Auto Service World
Feature   February 1, 2013   by Andrew Brooks

Generation “Why?”

The "Millennials" are looking for good reasons to bring you their business


The research is in. Generation Y, also known as the Millennials, are financially constrained and thus less likely to take on the expense of car ownership. They’re well connected online and through social media, very information-oriented, and aware of the importance of getting value for money. They do lots of research online before they even come in with a problem, finding out whatever they can about what needs to be done to their car — and scoping out service operations and prices in detail.

They don’t sound like an ideal target demographic for the automotive aftermarket. In fact, there’s a lot of potential new business out there for shops who are prepared to make changes now to the way they’ve done business in the past.

That at least is the view of Bob Greenwood, president of the Automotive Aftermarket E-Learning Centre. “There’s more opportunity in the aftermarket right now than I’ve seen in the last ten years,” he says. “But shops have to understand how the market is evolving and have the self-discipline to change how they do business.”

One major factor in the change that Greenwood is talking about is the anticipated arrival of telematics in the aftermarket in the fall of this year. This development plays right to one of the major differentiators of Generation Y — their ready grasp of any kind of technology that keeps them connected.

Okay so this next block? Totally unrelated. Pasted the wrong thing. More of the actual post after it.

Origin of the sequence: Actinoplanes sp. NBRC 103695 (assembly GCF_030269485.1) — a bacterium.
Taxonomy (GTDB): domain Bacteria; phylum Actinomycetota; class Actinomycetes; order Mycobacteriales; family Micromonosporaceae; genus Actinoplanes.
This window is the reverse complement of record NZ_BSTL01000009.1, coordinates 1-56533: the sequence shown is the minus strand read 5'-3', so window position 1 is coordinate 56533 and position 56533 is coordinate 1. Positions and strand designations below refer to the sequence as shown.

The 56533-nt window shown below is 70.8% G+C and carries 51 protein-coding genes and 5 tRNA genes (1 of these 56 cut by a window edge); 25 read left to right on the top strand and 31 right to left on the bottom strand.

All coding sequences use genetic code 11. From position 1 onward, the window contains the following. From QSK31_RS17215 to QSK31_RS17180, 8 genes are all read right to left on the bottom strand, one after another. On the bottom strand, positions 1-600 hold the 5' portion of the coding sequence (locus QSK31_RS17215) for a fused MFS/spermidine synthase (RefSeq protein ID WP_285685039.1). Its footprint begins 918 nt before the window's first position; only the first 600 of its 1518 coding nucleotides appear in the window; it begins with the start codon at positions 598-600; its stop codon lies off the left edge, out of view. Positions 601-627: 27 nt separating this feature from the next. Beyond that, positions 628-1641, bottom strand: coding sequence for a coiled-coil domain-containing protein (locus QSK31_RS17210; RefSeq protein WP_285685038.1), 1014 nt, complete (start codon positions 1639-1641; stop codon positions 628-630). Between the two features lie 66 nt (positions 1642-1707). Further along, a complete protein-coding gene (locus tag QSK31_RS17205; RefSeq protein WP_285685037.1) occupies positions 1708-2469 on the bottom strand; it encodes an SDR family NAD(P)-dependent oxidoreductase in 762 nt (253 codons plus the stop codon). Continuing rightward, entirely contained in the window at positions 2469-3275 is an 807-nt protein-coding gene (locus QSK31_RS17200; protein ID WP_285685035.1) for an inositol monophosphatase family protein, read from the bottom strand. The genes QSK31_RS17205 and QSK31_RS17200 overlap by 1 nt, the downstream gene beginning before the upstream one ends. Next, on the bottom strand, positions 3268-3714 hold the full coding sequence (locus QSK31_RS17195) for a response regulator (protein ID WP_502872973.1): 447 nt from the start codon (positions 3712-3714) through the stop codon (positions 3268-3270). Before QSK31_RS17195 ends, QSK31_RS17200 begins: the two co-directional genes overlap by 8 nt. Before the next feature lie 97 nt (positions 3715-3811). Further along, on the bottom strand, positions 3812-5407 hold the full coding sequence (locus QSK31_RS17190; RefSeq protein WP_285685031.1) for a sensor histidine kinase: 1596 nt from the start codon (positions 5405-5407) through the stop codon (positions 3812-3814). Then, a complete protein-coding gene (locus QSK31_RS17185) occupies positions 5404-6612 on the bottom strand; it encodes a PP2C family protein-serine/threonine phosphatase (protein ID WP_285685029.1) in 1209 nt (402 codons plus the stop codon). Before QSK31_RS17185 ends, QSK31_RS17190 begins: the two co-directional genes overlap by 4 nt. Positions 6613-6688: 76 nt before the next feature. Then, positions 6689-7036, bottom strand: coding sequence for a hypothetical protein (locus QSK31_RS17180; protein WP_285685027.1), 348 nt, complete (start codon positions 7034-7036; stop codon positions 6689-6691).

The advent of telematics in the aftermarket is part of a larger shift in the overall aftermarket service model — the move from the preventive maintenance approach to a service-on-need paradigm. “This is a complete change in how things are done,” Greenwood says. “Onboard telematics are now informing the car owner and the shop at the same time when service is required, so the service-on-need model is now becoming a reality.”

Greenwood says this shift will bring more change to the market in the next three years than has occurred over the previous five — and the last five years haven’t exactly been calm, quiet ones in the aftermarket.

Telematics not only addresses the love Millennials have for technology. By making service easier to target, telematics technology will enable them to keep older cars on the road longer; and it’s already been noted that with their restricted incomes, Millennials have shown far less inclination that previous generations to jump into new car ownership.

They also have what could be called a “fleet mentality,” says Jim Dykstra, CEO of Dykstra’s Auto Service in Grand Rapids, Michigan. “They aren’t showy. They want something that will get them from A to B efficiently, and they don’t care as much about appearance, make and model as previous generations did,” he says. He’s observed that a few customers from this demographic do demonstrate a strong brand preference, but their numbers aren’t large from what he’s seen.

Due diligence

For Dykstra, the big difference that shop owners should bear in mind is the degree of preparation Generation Y customers bring to a service transaction, and a correspondingly high level of expectations. They do a lot of research online before coming in, not only to find what looks like the best shop, but to delve a little more closely into what needs to be done to their vehicle — and what an appropriate cost should be. They’re willing to pay for good service — but the operation offering the work had better know its business.